So, celebrities and athletes responded to the Grand Jury indictment.

“It’s a very complicated situation. But it ain’t right and enough already. Enough already. It’s time for some people to go to jail.” – Queen Latifah, recording artist and actor, in an interview with The Associated Press.

“I don’t have many words right now…. but all I can say is I’m praying for the city of Louisville right now!!!” – Donovan Mitchell, NBA player, former Louisville Cardinals player, via Twitter.

“No amount of money has ever brought a life back. Ask yourself ‘Why so long for Breonna Taylor?’” – Stevie Wonder, in a video message.

“The white supremacist institution of policing that stole Breonna Taylor’s life from us must be abolished for the safety and well being of our people. #BreonnaTaylor #SayHerName #AbolishThePolice.” – Colin Kaepernick, via Twitter.

“Daniel Cameron is on Donald Trump’s short list as replacement of #RGB on the Supreme Court. The same man who decided to not charge the officers responsible for killing #BreonnaTaylor. Vote.” — Kerry Washington, actor, referring to Kentucky Attorney General Daniel Cameron, via Twitter.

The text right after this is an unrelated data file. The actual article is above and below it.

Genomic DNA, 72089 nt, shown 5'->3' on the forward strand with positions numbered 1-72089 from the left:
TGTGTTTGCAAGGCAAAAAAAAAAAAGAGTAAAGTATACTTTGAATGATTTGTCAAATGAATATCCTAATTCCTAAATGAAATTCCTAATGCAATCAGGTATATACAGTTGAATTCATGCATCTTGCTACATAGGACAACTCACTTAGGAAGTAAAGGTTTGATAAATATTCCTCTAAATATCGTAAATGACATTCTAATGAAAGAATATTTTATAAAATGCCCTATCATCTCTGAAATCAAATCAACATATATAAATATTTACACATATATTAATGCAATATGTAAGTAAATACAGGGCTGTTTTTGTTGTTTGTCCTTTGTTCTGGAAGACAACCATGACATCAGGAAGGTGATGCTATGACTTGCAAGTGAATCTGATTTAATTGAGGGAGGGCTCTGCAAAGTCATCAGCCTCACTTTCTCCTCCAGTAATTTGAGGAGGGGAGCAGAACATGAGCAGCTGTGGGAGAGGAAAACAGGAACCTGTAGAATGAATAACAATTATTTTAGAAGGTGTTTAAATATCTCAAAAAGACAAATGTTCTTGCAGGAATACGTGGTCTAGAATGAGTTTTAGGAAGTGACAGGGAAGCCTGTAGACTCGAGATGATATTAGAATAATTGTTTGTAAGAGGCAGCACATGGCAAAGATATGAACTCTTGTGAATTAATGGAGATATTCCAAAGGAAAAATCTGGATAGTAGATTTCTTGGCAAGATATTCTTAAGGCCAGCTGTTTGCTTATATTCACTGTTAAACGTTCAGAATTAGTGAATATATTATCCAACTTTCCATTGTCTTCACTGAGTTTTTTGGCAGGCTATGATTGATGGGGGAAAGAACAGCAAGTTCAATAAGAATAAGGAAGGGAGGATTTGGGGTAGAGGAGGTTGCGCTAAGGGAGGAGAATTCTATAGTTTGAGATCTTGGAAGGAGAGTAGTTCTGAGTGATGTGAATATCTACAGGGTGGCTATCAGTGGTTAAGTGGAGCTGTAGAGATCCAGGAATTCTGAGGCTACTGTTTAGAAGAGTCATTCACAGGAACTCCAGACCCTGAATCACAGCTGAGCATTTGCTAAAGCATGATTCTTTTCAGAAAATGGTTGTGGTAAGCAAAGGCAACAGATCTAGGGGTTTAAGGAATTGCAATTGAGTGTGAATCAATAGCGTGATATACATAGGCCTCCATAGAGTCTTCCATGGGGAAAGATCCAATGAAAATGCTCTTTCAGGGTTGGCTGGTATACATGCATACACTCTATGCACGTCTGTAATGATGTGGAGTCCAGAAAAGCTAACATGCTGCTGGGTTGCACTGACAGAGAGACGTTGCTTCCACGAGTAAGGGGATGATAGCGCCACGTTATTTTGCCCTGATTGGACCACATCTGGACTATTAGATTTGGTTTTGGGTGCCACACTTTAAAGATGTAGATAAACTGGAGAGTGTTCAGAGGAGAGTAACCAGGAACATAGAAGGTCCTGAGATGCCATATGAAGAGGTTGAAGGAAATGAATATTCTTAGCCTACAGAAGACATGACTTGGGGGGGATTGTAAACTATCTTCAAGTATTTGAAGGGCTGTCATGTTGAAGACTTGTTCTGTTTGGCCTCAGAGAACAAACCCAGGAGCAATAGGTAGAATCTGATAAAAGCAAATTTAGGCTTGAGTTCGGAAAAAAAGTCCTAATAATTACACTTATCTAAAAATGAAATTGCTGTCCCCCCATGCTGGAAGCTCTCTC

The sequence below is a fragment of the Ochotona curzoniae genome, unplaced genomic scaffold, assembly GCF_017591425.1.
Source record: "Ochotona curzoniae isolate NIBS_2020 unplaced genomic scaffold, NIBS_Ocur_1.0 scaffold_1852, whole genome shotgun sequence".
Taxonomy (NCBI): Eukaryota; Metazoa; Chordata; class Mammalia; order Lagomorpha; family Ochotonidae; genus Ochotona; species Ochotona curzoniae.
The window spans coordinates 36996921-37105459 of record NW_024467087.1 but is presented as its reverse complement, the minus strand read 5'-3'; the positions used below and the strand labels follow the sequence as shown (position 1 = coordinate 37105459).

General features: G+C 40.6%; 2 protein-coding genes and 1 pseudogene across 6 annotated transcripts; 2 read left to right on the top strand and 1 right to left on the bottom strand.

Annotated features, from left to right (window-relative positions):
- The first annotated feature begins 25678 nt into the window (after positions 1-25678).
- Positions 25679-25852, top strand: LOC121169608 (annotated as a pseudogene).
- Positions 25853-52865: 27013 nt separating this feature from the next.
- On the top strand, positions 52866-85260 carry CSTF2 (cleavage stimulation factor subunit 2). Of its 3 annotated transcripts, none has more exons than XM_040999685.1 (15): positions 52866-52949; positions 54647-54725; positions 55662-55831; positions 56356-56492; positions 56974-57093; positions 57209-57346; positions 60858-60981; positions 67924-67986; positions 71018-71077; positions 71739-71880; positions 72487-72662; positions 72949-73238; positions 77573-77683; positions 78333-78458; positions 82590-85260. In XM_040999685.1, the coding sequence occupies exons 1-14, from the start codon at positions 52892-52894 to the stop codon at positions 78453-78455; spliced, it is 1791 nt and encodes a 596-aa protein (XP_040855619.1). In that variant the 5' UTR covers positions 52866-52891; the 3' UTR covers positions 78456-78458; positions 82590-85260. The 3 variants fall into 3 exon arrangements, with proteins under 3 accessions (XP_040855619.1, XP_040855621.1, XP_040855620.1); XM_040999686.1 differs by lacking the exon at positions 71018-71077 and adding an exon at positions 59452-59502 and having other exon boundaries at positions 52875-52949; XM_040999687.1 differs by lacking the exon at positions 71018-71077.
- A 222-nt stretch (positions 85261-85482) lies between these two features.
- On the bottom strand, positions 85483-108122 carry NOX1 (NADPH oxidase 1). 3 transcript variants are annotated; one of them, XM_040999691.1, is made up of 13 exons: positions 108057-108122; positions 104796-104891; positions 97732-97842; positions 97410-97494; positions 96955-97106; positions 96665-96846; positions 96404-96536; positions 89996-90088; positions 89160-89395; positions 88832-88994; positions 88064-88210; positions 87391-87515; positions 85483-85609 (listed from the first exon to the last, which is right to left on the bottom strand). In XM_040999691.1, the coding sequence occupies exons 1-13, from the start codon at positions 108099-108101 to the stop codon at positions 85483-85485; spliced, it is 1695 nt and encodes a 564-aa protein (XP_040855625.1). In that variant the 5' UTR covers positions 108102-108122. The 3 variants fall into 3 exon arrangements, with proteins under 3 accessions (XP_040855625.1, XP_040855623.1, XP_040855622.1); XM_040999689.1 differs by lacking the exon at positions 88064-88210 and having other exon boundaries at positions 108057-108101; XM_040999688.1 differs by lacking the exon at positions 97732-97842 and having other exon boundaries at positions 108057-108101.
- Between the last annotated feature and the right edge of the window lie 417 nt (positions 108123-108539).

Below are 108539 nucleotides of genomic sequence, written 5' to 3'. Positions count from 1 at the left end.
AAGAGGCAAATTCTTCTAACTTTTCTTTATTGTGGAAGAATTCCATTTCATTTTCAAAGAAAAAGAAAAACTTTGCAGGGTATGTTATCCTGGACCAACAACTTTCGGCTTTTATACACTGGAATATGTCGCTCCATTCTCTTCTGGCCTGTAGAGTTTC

“I don’t pretend to be an expert in the law, an expert in the legal system of every state. What I do know, what I do understand is whatever the law, whatever is protecting (the police) in this case and many other cases is hard to comprehend, hard to understand. If this is the protections they have, we have a real problem. There was an anticipation that this was not going to go down the way it should have. That’s been proven with the news we got today.” — Atlanta Hawks coach Lloyd Pierce, in a media call on Wednesday.